Note that this is based on React 15.6.2, an older version of React. In React 16 we rewrote almost the entire codebase so that one may be more interesting to look at, depending on your goals. I guess – just don't blame us for some of the strange code patterns in 15 (like that random TopLevelWrapper) that we've since gotten rid of. :)
I've found most times it's not even that, but that the "bad code" was in most cases the best possible code that could have been written within the needed constraints.
You need a fix for problem "x". You can either write the ugly hack by next weekend knowing that it's going to be replaced by the big rewrite you have coming up in 6 months, or you can spend 1 month refactoring code to make a "proper fix" that will last another 5 months until the code is rewritten...
Of course when you have an audience, they get to read into this however they feel. Some will point to the hack as an example of how awful the codebase is and how bad the developers are, others will point to it and proclaim (wrongly) how dirty hacks are never a bad thing if they work, still others will talk about how much better their idea their idea would have been even though it didn't fit your exact constraints.
In my experience, very very few successful developers are "dumb" or "bad at programming" or whatever insults you see thrown around all the time. Most of the time it's just someone making the best of a shitty situation weighing several constraints while still keeping the product working.
You don’t identify the party to shame them, you identify the party as part of the Five Why’s. And then additionally to reassess your trust level when someone says they are “done” or offers you advice. Developers bank a lot on this kind of trust and shutting down these so-called “blame” exercises blinds the team. Don’t.
People who don’t at least try to write better code every chance they get have a pretty poor understanding of “best” in a given situation. They will grow very slowly if at all, and their best isn’t good enough. And if it turns out you were the negligent party, don’t you want to know that? Don’t you want to recollect how you rationalized that piece of work and adjust your behaviors?
Above all else, don’t count on a rewrite. It is a Once in a Blue Moon affair and if often goes wrong. It’s the worst kind of crap shoot. The worse things are the less likely the rewrite will work. Rewrites require you to recall the entire featureset and if the project is off the rails then nobody knows all of them, so any part you touch is likely to miss something important.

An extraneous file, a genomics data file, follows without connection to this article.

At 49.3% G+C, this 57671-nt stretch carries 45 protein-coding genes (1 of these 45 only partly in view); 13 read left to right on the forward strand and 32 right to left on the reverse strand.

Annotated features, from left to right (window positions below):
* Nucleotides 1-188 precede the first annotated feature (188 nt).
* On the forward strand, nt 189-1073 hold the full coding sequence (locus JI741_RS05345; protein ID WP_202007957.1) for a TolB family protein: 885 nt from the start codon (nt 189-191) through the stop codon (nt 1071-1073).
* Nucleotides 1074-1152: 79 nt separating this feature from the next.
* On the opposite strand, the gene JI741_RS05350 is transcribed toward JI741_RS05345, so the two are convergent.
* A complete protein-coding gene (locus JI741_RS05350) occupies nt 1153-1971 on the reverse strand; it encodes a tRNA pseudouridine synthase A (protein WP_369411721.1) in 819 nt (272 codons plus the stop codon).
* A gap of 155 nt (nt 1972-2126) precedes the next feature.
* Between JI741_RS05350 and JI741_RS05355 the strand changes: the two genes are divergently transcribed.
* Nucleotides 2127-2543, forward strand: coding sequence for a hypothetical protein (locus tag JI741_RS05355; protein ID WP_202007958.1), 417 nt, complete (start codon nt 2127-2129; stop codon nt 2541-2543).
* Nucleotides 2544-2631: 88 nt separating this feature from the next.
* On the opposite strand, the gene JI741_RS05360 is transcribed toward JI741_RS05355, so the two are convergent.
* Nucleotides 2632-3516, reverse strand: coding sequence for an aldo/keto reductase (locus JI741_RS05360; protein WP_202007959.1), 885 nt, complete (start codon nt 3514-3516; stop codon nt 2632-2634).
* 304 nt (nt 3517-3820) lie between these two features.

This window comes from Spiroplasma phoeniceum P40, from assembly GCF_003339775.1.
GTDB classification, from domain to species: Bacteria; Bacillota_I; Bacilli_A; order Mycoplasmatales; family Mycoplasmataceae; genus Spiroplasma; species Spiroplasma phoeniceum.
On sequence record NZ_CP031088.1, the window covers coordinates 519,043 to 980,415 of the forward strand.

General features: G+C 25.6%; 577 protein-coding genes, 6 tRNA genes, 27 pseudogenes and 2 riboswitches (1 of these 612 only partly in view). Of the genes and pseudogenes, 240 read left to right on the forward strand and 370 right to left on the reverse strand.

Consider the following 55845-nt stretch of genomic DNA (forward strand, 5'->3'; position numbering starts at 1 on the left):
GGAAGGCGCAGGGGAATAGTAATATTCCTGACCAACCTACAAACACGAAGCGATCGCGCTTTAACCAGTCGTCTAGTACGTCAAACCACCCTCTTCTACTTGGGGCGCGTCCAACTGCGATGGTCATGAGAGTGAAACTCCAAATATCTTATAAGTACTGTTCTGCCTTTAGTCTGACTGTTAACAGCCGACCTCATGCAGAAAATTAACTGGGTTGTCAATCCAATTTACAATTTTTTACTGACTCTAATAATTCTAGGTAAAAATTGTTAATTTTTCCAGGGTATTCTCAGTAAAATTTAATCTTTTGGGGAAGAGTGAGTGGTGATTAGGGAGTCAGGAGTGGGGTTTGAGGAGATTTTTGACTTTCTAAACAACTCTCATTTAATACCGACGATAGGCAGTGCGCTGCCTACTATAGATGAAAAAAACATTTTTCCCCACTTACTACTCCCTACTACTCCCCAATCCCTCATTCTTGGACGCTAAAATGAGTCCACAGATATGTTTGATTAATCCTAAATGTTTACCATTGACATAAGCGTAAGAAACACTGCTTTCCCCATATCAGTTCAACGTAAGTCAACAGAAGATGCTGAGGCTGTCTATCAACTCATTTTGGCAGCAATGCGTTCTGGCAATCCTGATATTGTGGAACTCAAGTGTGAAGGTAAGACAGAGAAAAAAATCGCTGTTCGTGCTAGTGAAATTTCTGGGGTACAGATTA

I wouldn't even say "fixed", exactly, because that implies it was broken. I _would_ say that the rewrite allowed them to build a different internal implementation that solved some architectural limitations with the approach they were using for reconciliation, as well giving them a chance to clean up some legacy APIs that had been deprecated.
Thank you! Glad to know more about it after all this time.
Thank you for React! The other day I was tired of working and decided to engage in some “recreation” by upgrading 15.4->16.2. It was really smooth.
Warnings introduced in 15.6 made it even easier. Ran some code mods, updated some dependencies. Done. The new excellent error handling jumps out at you right and away.
Both young and senior age brackets have incentives to believe that they are the ones that should be providing difficult feedback. It ought to cut both ways, and I'm sure it's frustrating when either defects.
You're technically right, but this seems an unnecessary criticism of a really minor infraction.
I would say that reading a comment that could almost be construed as dissuading learning might hurt someone's goals to a more significant degree than typing "it never hurts" very very slightly erroneously.
Yes but when you get down to it, almost every activity you perform daily could be considered a detriment in terms of opportunity cost, unless you are progressing towards your goals at every single moment of the day not including sleep.
Now if the author had said, "It never hurts to give up everything else you are doing and look at this codebase for 1 year and shirk all other responsibilities" I'd agree with you, but otherwise you're just being pedantic for the sake of it.
A significant portion of my time as software engineer is spent either debugging or optimizing existing code. Having a solid mental model of how my tools or the frameworks I use work saves me a lot of time.
I think anyone who works with React or React native should have a rough idea of what’s going on under the hood.
The above article series seems to do a decent job of this for a framework people use day in and day out.